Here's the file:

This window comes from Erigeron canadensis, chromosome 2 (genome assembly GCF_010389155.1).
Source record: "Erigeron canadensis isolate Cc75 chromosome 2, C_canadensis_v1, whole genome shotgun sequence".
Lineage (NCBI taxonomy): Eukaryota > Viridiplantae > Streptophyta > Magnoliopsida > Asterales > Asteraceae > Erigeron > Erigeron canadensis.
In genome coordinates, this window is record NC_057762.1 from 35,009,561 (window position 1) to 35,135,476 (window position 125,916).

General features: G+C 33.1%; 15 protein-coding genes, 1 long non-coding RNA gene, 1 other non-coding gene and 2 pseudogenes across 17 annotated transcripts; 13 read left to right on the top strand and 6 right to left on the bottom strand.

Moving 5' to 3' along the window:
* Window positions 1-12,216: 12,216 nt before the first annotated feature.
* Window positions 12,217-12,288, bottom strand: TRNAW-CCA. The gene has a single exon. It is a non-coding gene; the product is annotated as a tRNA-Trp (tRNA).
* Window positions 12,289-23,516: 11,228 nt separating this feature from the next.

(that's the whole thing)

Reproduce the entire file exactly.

This window comes from Erigeron canadensis, chromosome 2 (genome assembly GCF_010389155.1).
Source record: "Erigeron canadensis isolate Cc75 chromosome 2, C_canadensis_v1, whole genome shotgun sequence".
Lineage (NCBI taxonomy): Eukaryota > Viridiplantae > Streptophyta > Magnoliopsida > Asterales > Asteraceae > Erigeron > Erigeron canadensis.
In genome coordinates, this window is record NC_057762.1 from 35,009,561 (window position 1) to 35,135,476 (window position 125,916).

General features: G+C 33.1%; 15 protein-coding genes, 1 long non-coding RNA gene, 1 other non-coding gene and 2 pseudogenes across 17 annotated transcripts; 13 read left to right on the top strand and 6 right to left on the bottom strand.

Moving 5' to 3' along the window:
* Window positions 1-12,216: 12,216 nt before the first annotated feature.
* Window positions 12,217-12,288, bottom strand: TRNAW-CCA. The gene has a single exon. It is a non-coding gene; the product is annotated as a tRNA-Trp (tRNA).
* Window positions 12,289-23,516: 11,228 nt separating this feature from the next.